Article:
“We need to be on a war footing, and it’s important to be clear about what is needed,” he wrote.
In recent days Tedros has made his most pointed plea yet for the waiver of some patents — the intellectual property protections behind vaccine formulations — for coronavirus vaccines and medical supplies. The 164-member World Trade Organization is deadlocked over a proposal to do so put forward by India and South Africa on behalf of countries with little or no vaccine doses. The idea has been roundly opposed by the United States and largely other western countries, where major pharmaceutical companies are based.
“If a temporary waiver to patents cannot be issued now, during these unprecedented times, when will be the right time?” Tedros tweeted Thursday. “Solidarity is the only way out.”
The WTO is set to meet virtually next week, following a deadlock over the matter in meetings on Monday and Tuesday. The WTO works via consensus, meaning that all member-nations must agree on any measure.
Though the development of the coronavirus vaccines has happened at an extraordinarily rapid pace, their production and rollout is still at nascent stages. The vast majority of the 225 million coronavirus vaccine doses so far administered have been in wealthy, western countries, according to Tedros. Public health experts have warned that the longer the virus circulates globally among unvaccinated populations, the greater chance there is of more easily transmissible variants developing.
Supporters of the waivers want to trigger an emergency license, laid out in the WTO’s Agreement on Trade-Related Aspects of Intellectual Property Rights (TRIPs), which would temporarily suspend the intellectual property rights for making vaccines and related medical supplies. They say this is necessary because the rest of the world cannot continue to wait for the lifesaving shots.
A spokesperson for U.S. Trade Representative Adam Hodge said in an email last week that the Biden administration “is evaluating the efficacy of this specific proposal by its true potential to save lives.”
Opponents of the WHO proposal say that waiving intellectual property rights in this case would diminish the financial incentive for companies to invest the time and money in future research and development.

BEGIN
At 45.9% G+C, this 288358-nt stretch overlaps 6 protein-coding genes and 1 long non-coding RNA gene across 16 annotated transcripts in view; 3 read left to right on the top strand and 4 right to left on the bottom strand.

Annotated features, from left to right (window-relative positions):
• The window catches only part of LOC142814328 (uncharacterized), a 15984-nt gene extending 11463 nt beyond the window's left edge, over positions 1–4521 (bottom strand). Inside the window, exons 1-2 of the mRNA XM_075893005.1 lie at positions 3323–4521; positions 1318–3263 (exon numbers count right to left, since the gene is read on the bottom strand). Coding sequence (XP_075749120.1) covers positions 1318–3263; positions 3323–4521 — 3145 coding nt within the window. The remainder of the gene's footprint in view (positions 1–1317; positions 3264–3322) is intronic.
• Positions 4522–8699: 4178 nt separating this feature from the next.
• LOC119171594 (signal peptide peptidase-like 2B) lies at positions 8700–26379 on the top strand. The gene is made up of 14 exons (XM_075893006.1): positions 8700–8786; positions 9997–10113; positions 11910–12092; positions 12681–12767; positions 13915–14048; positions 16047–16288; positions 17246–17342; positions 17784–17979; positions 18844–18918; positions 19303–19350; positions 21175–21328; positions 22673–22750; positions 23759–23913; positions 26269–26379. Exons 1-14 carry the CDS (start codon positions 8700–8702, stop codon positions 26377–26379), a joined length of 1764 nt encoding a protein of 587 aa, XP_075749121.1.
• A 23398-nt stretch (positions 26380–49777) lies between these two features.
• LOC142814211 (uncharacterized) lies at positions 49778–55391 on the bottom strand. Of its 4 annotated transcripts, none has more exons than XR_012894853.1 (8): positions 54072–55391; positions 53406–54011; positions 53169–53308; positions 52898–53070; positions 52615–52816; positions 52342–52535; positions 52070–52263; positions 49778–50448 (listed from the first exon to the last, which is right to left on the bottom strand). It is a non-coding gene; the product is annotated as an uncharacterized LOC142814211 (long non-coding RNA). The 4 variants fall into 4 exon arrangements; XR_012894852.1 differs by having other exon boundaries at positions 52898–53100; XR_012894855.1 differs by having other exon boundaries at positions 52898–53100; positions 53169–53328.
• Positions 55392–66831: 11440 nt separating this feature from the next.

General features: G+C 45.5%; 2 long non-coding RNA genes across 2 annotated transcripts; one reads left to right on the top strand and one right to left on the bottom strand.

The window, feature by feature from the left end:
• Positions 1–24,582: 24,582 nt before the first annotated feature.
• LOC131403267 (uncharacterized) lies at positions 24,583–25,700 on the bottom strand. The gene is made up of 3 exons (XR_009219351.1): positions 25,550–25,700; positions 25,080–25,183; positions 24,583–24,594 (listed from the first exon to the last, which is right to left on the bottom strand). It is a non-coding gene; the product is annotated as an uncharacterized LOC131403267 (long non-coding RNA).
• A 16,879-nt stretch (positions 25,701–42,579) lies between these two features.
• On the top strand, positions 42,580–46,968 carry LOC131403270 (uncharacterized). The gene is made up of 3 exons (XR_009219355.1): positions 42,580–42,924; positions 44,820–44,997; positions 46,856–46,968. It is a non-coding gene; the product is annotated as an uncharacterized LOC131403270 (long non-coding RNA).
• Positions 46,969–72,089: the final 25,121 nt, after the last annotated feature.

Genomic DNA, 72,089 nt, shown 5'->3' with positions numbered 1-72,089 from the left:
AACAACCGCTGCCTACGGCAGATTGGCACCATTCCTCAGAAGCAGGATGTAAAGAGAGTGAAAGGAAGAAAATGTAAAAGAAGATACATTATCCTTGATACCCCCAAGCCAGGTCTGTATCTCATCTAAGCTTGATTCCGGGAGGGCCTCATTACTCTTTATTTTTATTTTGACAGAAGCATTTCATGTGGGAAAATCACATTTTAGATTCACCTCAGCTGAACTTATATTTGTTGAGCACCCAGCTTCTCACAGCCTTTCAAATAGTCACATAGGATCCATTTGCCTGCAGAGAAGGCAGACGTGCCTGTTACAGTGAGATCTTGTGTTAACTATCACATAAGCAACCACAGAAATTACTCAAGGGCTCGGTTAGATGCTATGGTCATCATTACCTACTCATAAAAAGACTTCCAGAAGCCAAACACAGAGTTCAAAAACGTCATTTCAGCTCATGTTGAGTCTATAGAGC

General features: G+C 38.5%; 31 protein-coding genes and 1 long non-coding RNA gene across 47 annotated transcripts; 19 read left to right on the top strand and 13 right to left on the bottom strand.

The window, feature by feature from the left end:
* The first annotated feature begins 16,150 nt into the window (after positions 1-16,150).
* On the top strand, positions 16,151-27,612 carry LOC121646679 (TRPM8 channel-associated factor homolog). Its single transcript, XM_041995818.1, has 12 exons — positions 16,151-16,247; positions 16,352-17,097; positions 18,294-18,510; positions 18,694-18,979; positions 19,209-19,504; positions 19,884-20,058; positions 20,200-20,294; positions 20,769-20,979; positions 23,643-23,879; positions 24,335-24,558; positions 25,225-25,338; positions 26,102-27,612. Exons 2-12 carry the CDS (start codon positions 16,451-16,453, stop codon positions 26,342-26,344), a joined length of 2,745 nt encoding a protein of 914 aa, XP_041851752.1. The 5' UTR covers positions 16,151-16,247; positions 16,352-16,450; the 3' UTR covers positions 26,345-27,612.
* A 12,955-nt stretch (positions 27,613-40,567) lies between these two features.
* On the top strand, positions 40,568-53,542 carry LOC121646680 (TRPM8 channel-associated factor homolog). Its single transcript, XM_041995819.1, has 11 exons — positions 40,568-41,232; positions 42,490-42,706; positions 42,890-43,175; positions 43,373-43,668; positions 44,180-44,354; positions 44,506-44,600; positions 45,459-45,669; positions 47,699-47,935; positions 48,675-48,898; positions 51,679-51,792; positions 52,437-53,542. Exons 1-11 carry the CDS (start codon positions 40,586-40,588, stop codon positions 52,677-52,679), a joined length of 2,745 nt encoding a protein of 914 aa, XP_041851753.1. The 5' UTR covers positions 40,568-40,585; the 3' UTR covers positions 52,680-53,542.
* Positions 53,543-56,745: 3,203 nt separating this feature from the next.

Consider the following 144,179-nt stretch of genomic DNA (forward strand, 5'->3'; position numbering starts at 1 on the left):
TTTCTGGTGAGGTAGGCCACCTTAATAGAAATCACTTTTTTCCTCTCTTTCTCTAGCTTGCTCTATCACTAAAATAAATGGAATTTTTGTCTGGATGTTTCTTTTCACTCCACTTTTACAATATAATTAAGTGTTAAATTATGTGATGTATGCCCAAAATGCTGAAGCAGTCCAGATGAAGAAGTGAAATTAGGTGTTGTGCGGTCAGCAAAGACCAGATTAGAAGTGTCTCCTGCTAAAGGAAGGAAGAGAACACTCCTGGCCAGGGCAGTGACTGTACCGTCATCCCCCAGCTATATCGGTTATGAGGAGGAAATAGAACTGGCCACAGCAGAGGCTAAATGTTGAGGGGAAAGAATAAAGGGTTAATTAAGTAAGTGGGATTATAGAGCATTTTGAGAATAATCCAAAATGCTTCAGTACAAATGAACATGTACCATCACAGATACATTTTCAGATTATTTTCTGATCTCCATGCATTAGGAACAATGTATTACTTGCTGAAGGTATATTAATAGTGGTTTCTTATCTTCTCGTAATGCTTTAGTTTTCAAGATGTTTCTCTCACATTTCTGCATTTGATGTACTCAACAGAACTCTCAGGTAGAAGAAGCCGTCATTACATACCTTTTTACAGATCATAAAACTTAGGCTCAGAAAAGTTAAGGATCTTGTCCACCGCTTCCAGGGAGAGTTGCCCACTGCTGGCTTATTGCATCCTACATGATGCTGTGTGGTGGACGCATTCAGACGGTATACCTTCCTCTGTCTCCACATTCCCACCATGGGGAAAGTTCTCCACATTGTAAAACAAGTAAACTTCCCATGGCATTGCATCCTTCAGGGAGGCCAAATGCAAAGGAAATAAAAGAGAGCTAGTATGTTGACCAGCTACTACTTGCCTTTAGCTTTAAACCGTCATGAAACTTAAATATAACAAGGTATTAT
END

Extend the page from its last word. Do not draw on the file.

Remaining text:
Andrew Widger, a spokesperson for Pfizer, one of the U.S. producers of a coronavirus vaccine, said in an email that the company “will consider all viable options” to ensure that drugs against covid-19 are accessible, but he said that calls for waiving patents disregards “the specific circumstances of each situation, each product and each country.”
Representatives for Moderna and AstraZeneca, two other major western companies producing coronavirus vaccines, did not respond to requests for comment.
Mustaqeem De Gama, an intellectual property expert and South Africa’s WTO representative, told The Washington Post he disagreed with the argument that waiving intellectual property rights would diminish the incentive for future research.
During the HIV/AIDS crisis, the WTO agreed on a licensing model that expanded affordable access to lifesaving medicines for patients, particularly in hard-hit sub-Saharan Africa, and included in it mechanisms for compensating companies. The fast-paced development of the current coronavirus vaccines — which involved companies taking very expensive research risks — was also bolstered by funding from governments like the United States and Britain, he said.
Jonas Salk, who developed a vaccine against polio in the 1950s, famously refused to patent the vaccine to ensure it remained widely available.
“Waiving patents temporarily won’t mean innovators miss out,” Tedros wrote in the Guardian on Friday. “Like during the HIV crisis or in a war, companies will be paid royalties for the products they manufacture.”
He continued, “It’s also important for low- and middle-income countries to build on their domestic manufacturing capacity. Just as the yellow fever vaccine is now produced in Dakar, Senegal, an investment in manufacturing could see the same done with coronavirus vaccines.”
Taking a different approach, China and Russia both developed their own vaccines that they have been distributing and selling at discounted rates to countries in need or in their spheres of influence, a practice that’s come to be called “vaccine diplomacy.”
Krishna Udayakumar, associate director for innovation at the Duke Global Health Institute, said he thought it was unlikely that the Biden administration would support the WTO waiver in a move against intellectual property rights.
But he said the debate was also “more symbolic than practical” as “waiving patent rights is unlikely to make a material difference in vaccine access in the next six to twelve months. What we really need is a stronger effort to develop vaccine manufacturing and transfer knowledge and know how, which is much deeper than patents. This is another interest where I think not engaging in a productive way makes the United States seem resistant to supporting the needs of the developing world.”